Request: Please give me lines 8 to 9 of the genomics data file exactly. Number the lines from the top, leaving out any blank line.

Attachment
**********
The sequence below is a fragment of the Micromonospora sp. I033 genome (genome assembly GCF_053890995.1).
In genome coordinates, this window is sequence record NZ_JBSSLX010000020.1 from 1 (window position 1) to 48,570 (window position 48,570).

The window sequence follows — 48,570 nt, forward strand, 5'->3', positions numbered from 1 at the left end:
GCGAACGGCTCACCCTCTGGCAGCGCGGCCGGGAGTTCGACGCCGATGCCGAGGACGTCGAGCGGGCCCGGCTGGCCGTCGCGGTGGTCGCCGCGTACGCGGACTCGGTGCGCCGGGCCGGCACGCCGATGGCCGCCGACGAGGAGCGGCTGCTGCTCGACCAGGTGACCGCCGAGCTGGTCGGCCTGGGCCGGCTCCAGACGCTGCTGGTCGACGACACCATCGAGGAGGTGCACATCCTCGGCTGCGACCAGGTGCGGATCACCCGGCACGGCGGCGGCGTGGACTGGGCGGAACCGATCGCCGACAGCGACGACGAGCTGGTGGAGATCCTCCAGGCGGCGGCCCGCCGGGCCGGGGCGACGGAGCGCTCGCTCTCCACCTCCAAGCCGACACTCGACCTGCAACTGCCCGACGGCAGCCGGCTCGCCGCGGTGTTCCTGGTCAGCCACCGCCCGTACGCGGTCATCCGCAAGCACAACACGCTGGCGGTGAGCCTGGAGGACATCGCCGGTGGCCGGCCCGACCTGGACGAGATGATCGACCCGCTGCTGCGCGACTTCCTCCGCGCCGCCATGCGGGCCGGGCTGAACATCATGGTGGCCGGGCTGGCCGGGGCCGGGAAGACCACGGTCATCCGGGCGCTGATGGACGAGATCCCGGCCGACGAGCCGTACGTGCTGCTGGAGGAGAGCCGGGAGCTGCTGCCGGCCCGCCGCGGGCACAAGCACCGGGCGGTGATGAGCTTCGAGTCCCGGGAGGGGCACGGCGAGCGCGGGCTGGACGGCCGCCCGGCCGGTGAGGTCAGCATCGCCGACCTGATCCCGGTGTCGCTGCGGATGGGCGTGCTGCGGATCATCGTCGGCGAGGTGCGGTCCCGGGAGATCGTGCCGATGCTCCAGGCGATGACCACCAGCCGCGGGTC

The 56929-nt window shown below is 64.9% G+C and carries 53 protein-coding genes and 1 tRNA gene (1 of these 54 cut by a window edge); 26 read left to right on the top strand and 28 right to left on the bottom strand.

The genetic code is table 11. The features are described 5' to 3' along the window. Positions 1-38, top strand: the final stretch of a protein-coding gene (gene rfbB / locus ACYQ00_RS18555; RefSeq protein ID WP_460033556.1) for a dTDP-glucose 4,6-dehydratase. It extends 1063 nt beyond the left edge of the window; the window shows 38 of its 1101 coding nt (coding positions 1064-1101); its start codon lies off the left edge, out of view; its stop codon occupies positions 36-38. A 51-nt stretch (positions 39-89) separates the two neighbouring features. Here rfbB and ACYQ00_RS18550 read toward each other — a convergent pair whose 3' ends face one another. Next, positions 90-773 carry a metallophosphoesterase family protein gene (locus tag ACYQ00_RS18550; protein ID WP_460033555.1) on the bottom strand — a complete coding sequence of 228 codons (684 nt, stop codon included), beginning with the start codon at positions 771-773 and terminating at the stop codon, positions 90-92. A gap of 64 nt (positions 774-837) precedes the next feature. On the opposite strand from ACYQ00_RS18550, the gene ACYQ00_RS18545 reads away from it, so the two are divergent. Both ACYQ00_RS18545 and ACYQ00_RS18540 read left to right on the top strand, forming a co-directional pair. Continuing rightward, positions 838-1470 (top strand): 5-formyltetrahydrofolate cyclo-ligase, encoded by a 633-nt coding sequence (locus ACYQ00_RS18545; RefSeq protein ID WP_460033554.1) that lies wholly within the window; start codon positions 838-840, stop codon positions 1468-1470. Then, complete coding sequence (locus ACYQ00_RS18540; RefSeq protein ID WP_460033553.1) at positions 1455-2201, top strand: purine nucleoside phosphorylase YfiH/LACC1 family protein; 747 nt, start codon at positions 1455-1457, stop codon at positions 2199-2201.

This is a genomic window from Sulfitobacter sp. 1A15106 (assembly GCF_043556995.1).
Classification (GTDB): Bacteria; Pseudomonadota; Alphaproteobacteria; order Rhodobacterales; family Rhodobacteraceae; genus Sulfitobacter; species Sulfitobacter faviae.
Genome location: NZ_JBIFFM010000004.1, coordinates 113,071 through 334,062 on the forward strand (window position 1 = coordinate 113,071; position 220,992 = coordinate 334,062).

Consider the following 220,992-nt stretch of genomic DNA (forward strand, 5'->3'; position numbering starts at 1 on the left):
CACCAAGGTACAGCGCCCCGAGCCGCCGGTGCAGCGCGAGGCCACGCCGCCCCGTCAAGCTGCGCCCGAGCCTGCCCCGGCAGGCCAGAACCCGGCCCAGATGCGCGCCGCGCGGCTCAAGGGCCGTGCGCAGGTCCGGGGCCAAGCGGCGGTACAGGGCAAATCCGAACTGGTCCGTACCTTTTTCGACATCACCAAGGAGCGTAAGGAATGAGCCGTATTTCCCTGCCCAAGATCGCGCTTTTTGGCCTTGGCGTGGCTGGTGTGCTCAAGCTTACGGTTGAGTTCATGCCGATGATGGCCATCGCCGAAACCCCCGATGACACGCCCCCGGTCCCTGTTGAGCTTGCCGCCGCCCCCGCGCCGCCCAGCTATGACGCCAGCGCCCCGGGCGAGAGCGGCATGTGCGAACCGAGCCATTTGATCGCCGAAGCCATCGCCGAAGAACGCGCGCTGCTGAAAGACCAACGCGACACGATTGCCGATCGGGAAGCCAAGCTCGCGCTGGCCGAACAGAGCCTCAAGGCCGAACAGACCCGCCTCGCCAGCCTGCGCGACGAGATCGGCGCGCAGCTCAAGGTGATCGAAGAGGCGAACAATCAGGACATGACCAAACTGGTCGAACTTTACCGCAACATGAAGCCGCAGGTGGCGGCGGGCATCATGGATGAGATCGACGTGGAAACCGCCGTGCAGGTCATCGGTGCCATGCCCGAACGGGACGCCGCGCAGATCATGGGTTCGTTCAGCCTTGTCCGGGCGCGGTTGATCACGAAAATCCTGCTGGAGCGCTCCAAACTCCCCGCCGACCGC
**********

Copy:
Classification (GTDB): Bacteria; Pseudomonadota; Alphaproteobacteria; order Rhodobacterales; family Rhodobacteraceae; genus Sulfitobacter; species Sulfitobacter faviae.
Genome location: NZ_JBIFFM010000004.1, coordinates 113,071 through 334,062 on the forward strand (window position 1 = coordinate 113,071; position 220,992 = coordinate 334,062).